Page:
2. Laboratory centrifuges rely heavily on the centripetal effect
One important application of the centripetal force is a laboratory centrifuge. A centrifuge is a machine that uses force to separate substances of different densities (solids with higher density will be deposited near the edge of the centrifuge container, while the lighter solids will be concentrated near the center of the container). This is possible thanks to the phenomenon of centripetal force.
Centrifuges are often used to separate the components of blood. Under normal gravity, thermal motion causes continuous mixing of blood components and blood cells from settling out of suspension from a blood sample.
However, when spun in a centrifuge, the force causes heavier components, like red blood cells, to settle at the bottom of the container, with the platelets above them, then the white blood cells and the plasma at the very top, according to their relative densities.
3. Some amusement park rides take advantage of centrifugal forces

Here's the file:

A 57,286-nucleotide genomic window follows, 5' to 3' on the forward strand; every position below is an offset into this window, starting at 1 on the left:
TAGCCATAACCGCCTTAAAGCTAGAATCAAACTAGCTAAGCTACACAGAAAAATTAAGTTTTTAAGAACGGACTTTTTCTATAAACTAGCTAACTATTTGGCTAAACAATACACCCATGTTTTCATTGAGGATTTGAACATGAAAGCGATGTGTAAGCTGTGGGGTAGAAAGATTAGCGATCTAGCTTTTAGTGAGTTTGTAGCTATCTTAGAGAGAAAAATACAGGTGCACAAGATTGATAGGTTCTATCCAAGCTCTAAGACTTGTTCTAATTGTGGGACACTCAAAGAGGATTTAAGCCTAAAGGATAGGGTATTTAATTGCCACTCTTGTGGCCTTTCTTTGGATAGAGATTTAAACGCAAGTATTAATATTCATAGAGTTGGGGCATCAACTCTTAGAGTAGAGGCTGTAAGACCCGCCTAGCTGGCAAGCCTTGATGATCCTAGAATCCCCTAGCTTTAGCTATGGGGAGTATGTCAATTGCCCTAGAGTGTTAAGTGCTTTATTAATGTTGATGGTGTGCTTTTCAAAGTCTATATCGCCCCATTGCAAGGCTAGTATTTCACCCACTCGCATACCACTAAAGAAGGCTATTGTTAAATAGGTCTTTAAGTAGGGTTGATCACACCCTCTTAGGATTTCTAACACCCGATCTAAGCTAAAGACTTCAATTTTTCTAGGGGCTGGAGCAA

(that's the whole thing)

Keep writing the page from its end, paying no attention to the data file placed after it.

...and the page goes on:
Another application of centripetal force is in amusement park rides. Rides like the Gravitron, for example, pin riders to a wall using centripetal forces.
Not only that, but the ride will generally also incline while keeping riders pinned and elevated off the machine's floor in apparent defiance of Earth's gravity.
Fun, and educational!
4. Centrifugal governor's make excellent use of centripetal forces
These fascinating devices are used to regulate the speed of an engine by using spinning masses, that move radially, to adjust the engine's throttle as the engine changes speed. The governor is usually connected to a throttle valve that regulates the flow of working fluid (like steam) supplying an engines' primer mover.
As the speed of the prime mover increase, the central spindle of the governor will rotate faster, and the kinetic energy of balls will increase. The movement of the governors spinning balls, or arms, is dictated by the principles of centripetal force.
5. Spin casting or centrifugal casting also use it
And another application is in spin casting. Also known as centrifugal casting, this production method uses the principles of the centripetal force to disperse liquid metal or plastic evenly through the negative space of a mold.
The process involves the spinning of a mold and casting material is then introduced to the mold while it is in full spin. This production method greatly accelerates the production rates of certain cast materials and preserves the fine details, if any, for castings of metal, plastic, or wax.
And that's a wrap ladies and gentlemen.
These are but a few of the many examples of applications of centripetal force. Can you think of any others?